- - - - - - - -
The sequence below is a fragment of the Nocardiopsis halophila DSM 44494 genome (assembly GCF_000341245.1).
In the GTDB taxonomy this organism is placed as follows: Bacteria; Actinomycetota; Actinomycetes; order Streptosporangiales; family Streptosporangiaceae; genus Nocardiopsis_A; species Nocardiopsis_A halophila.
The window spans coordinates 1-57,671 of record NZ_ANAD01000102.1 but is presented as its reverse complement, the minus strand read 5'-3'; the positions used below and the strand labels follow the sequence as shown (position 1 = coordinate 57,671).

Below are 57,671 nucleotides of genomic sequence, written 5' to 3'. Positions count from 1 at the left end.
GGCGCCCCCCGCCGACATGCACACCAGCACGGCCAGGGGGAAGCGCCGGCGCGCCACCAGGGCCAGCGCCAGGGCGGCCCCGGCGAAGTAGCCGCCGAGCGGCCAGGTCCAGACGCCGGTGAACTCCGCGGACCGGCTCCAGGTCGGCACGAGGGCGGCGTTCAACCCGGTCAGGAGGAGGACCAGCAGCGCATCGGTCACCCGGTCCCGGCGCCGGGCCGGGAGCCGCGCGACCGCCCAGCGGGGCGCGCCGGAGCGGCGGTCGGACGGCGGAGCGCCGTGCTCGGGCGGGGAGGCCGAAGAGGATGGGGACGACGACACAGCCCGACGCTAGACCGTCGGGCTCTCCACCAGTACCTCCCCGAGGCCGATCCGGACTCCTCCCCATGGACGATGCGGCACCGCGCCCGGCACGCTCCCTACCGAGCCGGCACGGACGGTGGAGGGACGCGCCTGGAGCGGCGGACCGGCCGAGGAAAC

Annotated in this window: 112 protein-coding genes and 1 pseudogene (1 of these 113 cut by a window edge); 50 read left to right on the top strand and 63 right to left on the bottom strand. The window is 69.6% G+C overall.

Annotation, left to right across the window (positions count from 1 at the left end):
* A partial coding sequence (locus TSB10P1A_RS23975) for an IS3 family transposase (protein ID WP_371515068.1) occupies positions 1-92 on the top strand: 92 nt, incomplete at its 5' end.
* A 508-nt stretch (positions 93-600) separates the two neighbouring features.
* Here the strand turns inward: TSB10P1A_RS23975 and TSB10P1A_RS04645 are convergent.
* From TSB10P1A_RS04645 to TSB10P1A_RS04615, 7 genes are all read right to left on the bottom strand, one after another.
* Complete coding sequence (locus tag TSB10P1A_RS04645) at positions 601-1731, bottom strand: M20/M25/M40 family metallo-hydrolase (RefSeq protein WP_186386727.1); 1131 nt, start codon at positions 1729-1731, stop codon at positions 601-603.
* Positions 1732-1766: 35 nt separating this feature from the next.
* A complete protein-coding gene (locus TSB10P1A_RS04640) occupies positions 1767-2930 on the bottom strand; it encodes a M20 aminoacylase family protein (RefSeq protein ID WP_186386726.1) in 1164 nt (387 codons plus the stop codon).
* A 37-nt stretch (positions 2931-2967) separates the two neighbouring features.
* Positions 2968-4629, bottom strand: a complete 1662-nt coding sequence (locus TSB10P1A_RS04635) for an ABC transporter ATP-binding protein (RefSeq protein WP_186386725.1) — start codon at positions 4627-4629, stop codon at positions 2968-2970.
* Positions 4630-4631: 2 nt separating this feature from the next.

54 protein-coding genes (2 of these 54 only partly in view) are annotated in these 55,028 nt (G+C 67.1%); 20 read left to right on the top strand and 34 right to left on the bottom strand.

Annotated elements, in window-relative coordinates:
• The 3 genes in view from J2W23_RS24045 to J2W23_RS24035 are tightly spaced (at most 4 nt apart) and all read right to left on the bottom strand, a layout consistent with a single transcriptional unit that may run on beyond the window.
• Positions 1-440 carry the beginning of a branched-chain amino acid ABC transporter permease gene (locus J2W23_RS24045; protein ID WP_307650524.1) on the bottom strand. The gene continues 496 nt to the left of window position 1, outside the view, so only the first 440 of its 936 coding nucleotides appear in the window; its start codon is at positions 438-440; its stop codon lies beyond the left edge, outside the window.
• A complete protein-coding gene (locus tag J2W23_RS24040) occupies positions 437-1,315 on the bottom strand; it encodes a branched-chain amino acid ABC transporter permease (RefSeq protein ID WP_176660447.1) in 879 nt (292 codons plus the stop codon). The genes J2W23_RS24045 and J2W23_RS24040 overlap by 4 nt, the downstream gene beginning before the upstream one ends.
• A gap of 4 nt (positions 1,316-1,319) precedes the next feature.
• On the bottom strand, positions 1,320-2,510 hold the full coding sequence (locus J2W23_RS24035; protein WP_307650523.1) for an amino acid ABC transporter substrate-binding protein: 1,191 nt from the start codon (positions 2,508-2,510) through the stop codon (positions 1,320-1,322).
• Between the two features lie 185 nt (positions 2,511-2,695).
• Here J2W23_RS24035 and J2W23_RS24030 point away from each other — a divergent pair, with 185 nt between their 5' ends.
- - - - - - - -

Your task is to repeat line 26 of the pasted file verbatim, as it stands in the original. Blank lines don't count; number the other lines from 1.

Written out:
• Here J2W23_RS24035 and J2W23_RS24030 point away from each other — a divergent pair, with 185 nt between their 5' ends.